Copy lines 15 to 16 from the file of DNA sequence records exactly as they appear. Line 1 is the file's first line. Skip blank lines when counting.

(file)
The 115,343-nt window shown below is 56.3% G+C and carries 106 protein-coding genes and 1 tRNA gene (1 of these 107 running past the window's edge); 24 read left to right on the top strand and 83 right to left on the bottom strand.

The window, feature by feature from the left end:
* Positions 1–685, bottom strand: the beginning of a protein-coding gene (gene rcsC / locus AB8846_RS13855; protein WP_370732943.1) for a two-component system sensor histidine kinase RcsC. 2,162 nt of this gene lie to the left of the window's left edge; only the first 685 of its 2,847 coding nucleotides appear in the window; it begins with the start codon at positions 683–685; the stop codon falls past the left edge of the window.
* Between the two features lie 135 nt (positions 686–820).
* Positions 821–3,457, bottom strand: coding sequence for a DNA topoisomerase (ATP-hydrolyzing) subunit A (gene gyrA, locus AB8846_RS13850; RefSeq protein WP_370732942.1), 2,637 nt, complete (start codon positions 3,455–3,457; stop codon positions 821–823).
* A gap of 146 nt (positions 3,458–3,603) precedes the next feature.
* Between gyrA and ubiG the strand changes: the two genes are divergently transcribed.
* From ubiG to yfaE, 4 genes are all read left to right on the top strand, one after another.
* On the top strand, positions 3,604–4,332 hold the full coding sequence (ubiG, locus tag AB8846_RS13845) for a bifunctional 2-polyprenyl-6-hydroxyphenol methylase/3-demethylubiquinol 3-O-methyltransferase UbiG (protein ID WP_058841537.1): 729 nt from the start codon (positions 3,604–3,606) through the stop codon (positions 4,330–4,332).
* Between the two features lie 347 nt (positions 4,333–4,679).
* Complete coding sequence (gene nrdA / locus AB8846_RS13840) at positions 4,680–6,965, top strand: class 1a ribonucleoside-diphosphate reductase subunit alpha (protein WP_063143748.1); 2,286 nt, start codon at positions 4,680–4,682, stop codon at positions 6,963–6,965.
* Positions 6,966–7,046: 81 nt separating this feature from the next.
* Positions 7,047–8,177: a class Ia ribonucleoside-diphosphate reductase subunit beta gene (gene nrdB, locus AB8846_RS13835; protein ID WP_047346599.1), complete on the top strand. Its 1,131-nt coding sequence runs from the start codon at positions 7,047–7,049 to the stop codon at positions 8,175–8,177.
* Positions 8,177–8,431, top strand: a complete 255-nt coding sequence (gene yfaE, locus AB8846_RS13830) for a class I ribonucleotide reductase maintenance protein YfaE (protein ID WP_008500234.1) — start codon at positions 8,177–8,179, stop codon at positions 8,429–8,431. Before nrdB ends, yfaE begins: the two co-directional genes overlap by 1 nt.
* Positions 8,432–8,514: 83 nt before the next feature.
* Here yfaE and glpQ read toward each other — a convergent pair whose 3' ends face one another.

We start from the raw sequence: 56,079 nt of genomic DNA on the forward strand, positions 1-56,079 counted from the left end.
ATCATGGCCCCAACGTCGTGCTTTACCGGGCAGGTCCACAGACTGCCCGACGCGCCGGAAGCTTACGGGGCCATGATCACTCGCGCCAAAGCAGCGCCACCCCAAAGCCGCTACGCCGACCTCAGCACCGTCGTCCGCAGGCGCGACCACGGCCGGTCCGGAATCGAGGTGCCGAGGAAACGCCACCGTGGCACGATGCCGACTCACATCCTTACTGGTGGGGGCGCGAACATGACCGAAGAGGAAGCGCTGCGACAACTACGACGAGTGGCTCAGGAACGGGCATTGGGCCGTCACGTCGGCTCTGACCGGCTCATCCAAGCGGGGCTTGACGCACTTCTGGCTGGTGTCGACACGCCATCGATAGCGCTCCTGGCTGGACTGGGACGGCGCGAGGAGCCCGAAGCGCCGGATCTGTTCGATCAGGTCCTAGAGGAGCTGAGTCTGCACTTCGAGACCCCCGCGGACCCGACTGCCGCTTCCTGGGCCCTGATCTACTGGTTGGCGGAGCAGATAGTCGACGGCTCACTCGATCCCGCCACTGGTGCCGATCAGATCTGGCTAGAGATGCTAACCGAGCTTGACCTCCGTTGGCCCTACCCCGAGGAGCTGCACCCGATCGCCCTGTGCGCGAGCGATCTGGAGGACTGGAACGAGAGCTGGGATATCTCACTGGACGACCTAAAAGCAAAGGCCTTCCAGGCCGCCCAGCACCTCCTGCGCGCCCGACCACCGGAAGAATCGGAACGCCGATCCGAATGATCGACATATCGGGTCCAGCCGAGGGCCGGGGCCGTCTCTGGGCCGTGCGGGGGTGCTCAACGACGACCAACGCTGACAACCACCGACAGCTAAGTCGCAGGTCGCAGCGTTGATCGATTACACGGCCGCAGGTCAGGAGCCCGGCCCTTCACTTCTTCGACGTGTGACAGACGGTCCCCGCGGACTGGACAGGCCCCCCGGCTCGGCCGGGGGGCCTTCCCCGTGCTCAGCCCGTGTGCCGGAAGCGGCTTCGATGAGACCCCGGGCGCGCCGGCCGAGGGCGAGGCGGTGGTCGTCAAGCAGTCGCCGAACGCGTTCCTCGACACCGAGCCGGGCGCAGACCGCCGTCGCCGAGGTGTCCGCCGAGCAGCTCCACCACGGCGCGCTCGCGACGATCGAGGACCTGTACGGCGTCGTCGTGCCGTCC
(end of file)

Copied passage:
* Positions 8,432–8,514: 83 nt before the next feature.
* Here yfaE and glpQ read toward each other — a convergent pair whose 3' ends face one another.